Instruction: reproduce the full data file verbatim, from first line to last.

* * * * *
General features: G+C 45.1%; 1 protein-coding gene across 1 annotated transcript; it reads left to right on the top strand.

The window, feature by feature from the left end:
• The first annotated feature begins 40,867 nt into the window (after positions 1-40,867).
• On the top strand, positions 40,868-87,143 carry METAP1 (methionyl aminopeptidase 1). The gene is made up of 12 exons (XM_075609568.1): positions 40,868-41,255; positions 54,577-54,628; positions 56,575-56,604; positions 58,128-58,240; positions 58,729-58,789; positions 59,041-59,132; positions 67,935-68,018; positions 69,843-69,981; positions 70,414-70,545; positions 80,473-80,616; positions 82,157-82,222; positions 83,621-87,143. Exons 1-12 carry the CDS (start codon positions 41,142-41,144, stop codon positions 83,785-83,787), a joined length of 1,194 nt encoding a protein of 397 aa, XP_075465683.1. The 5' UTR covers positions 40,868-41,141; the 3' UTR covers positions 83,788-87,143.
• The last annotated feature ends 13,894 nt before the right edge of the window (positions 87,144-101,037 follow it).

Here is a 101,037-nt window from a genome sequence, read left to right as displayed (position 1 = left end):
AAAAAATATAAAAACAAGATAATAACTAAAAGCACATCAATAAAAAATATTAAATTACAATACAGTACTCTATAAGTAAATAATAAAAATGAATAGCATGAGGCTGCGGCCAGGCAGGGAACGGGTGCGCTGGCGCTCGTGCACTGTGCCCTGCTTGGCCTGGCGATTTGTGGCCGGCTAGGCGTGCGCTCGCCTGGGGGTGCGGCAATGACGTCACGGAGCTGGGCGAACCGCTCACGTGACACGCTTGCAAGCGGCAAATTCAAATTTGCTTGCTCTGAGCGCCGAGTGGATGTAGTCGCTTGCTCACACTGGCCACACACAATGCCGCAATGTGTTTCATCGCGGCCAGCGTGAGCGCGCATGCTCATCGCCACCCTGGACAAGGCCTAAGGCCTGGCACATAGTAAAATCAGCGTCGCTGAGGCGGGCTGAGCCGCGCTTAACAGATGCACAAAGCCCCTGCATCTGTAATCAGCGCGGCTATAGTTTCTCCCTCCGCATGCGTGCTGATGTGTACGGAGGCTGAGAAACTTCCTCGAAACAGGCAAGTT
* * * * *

General features: G+C 45.1%; 1 protein-coding gene across 1 annotated transcript; it reads left to right on the top strand.

The window, feature by feature from the left end:
• The first annotated feature begins 40,867 nt into the window (after positions 1-40,867).
• On the top strand, positions 40,868-87,143 carry METAP1 (methionyl aminopeptidase 1). The gene is made up of 12 exons (XM_075609568.1): positions 40,868-41,255; positions 54,577-54,628; positions 56,575-56,604; positions 58,128-58,240; positions 58,729-58,789; positions 59,041-59,132; positions 67,935-68,018; positions 69,843-69,981; positions 70,414-70,545; positions 80,473-80,616; positions 82,157-82,222; positions 83,621-87,143. Exons 1-12 carry the CDS (start codon positions 41,142-41,144, stop codon positions 83,785-83,787), a joined length of 1,194 nt encoding a protein of 397 aa, XP_075465683.1. The 5' UTR covers positions 40,868-41,141; the 3' UTR covers positions 83,788-87,143.
• The last annotated feature ends 13,894 nt before the right edge of the window (positions 87,144-101,037 follow it).

Here is a 101,037-nt window from a genome sequence, read left to right as displayed (position 1 = left end):
AAAAAATATAAAAACAAGATAATAACTAAAAGCACATCAATAAAAAATATTAAATTACAATACAGTACTCTATAAGTAAATAATAAAAATGAATAGCATGAGGCTGCGGCCAGGCAGGGAACGGGTGCGCTGGCGCTCGTGCACTGTGCCCTGCTTGGCCTGGCGATTTGTGGCCGGCTAGGCGTGCGCTCGCCTGGGGGTGCGGCAATGACGTCACGGAGCTGGGCGAACCGCTCACGTGACACGCTTGCAAGCGGCAAATTCAAATTTGCTTGCTCTGAGCGCCGAGTGGATGTAGTCGCTTGCTCACACTGGCCACACACAATGCCGCAATGTGTTTCATCGCGGCCAGCGTGAGCGCGCATGCTCATCGCCACCCTGGACAAGGCCTAAGGCCTGGCACATAGTAAAATCAGCGTCGCTGAGGCGGGCTGAGCCGCGCTTAACAGATGCACAAAGCCCCTGCATCTGTAATCAGCGCGGCTATAGTTTCTCCCTCCGCATGCGTGCTGATGTGTACGGAGGCTGAGAAACTTCCTCGAAACAGGCAAGTT